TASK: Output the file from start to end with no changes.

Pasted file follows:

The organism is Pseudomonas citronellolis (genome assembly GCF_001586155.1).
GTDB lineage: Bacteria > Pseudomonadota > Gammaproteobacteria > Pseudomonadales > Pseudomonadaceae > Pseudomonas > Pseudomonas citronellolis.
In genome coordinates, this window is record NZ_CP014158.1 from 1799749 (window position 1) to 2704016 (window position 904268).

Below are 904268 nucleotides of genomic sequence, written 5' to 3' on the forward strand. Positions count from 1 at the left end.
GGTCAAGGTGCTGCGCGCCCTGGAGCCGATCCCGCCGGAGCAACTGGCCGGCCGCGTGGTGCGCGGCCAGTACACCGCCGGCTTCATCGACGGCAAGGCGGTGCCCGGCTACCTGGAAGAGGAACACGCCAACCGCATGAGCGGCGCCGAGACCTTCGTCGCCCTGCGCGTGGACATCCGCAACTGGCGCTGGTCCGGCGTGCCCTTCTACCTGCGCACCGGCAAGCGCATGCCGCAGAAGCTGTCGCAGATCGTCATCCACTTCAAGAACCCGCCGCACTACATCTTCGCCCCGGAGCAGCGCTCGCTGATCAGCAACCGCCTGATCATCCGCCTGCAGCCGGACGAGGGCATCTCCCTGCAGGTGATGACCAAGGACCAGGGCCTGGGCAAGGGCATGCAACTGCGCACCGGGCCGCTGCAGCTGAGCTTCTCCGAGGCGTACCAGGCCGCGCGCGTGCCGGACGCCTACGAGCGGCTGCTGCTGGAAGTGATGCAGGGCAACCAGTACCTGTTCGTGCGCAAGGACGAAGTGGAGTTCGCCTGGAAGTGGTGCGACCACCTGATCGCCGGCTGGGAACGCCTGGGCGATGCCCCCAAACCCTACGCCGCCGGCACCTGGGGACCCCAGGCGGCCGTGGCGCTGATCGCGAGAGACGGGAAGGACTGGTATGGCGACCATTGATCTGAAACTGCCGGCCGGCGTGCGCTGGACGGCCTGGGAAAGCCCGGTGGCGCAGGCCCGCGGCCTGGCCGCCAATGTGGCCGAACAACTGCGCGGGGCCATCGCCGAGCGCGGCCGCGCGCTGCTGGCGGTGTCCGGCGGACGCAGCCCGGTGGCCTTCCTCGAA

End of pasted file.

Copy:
The organism is Pseudomonas citronellolis (genome assembly GCF_001586155.1).
GTDB lineage: Bacteria > Pseudomonadota > Gammaproteobacteria > Pseudomonadales > Pseudomonadaceae > Pseudomonas > Pseudomonas citronellolis.
In genome coordinates, this window is record NZ_CP014158.1 from 1799749 (window position 1) to 2704016 (window position 904268).

Below are 904268 nucleotides of genomic sequence, written 5' to 3' on the forward strand. Positions count from 1 at the left end.
GGTCAAGGTGCTGCGCGCCCTGGAGCCGATCCCGCCGGAGCAACTGGCCGGCCGCGTGGTGCGCGGCCAGTACACCGCCGGCTTCATCGACGGCAAGGCGGTGCCCGGCTACCTGGAAGAGGAACACGCCAACCGCATGAGCGGCGCCGAGACCTTCGTCGCCCTGCGCGTGGACATCCGCAACTGGCGCTGGTCCGGCGTGCCCTTCTACCTGCGCACCGGCAAGCGCATGCCGCAGAAGCTGTCGCAGATCGTCATCCACTTCAAGAACCCGCCGCACTACATCTTCGCCCCGGAGCAGCGCTCGCTGATCAGCAACCGCCTGATCATCCGCCTGCAGCCGGACGAGGGCATCTCCCTGCAGGTGATGACCAAGGACCAGGGCCTGGGCAAGGGCATGCAACTGCGCACCGGGCCGCTGCAGCTGAGCTTCTCCGAGGCGTACCAGGCCGCGCGCGTGCCGGACGCCTACGAGCGGCTGCTGCTGGAAGTGATGCAGGGCAACCAGTACCTGTTCGTGCGCAAGGACGAAGTGGAGTTCGCCTGGAAGTGGTGCGACCACCTGATCGCCGGCTGGGAACGCCTGGGCGATGCCCCCAAACCCTACGCCGCCGGCACCTGGGGACCCCAGGCGGCCGTGGCGCTGATCGCGAGAGACGGGAAGGACTGGTATGGCGACCATTGATCTGAAACTGCCGGCCGGCGTGCGCTGGACGGCCTGGGAAAGCCCGGTGGCGCAGGCCCGCGGCCTGGCCGCCAATGTGGCCGAACAACTGCGCGGGGCCATCGCCGAGCGCGGCCGCGCGCTGCTGGCGGTGTCCGGCGGACGCAGCCCGGTGGCCTTCCTCGAA